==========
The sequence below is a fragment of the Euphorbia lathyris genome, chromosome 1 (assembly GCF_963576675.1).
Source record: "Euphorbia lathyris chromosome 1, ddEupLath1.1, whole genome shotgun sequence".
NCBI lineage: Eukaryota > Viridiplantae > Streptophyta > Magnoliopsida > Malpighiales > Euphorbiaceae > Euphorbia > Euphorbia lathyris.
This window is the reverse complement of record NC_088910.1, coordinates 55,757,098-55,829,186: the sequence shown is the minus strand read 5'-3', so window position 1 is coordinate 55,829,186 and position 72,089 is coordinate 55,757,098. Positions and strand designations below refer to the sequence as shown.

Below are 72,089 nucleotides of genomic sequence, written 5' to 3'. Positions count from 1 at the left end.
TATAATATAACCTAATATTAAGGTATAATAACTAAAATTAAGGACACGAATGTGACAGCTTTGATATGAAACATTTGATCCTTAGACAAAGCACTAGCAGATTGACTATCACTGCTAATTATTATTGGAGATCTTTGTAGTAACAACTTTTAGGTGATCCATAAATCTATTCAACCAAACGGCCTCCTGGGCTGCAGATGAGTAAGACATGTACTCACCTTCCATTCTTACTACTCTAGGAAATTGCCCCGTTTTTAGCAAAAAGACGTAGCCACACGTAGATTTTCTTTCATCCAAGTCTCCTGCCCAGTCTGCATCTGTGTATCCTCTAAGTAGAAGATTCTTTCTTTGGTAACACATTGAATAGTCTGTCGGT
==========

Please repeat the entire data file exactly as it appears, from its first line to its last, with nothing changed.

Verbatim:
The sequence below is a fragment of the Euphorbia lathyris genome, chromosome 1 (assembly GCF_963576675.1).
Source record: "Euphorbia lathyris chromosome 1, ddEupLath1.1, whole genome shotgun sequence".
NCBI lineage: Eukaryota > Viridiplantae > Streptophyta > Magnoliopsida > Malpighiales > Euphorbiaceae > Euphorbia > Euphorbia lathyris.
This window is the reverse complement of record NC_088910.1, coordinates 55,757,098-55,829,186: the sequence shown is the minus strand read 5'-3', so window position 1 is coordinate 55,829,186 and position 72,089 is coordinate 55,757,098. Positions and strand designations below refer to the sequence as shown.

Below are 72,089 nucleotides of genomic sequence, written 5' to 3'. Positions count from 1 at the left end.
TATAATATAACCTAATATTAAGGTATAATAACTAAAATTAAGGACACGAATGTGACAGCTTTGATATGAAACATTTGATCCTTAGACAAAGCACTAGCAGATTGACTATCACTGCTAATTATTATTGGAGATCTTTGTAGTAACAACTTTTAGGTGATCCATAAATCTATTCAACCAAACGGCCTCCTGGGCTGCAGATGAGTAAGACATGTACTCACCTTCCATTCTTACTACTCTAGGAAATTGCCCCGTTTTTAGCAAAAAGACGTAGCCACACGTAGATTTTCTTTCATCCAAGTCTCCTGCCCAGTCTGCATCTGTGTATCCTCTAAGTAGAAGATTCTTTCTTTGGTAACACATTGAATAGTCTGTCGGT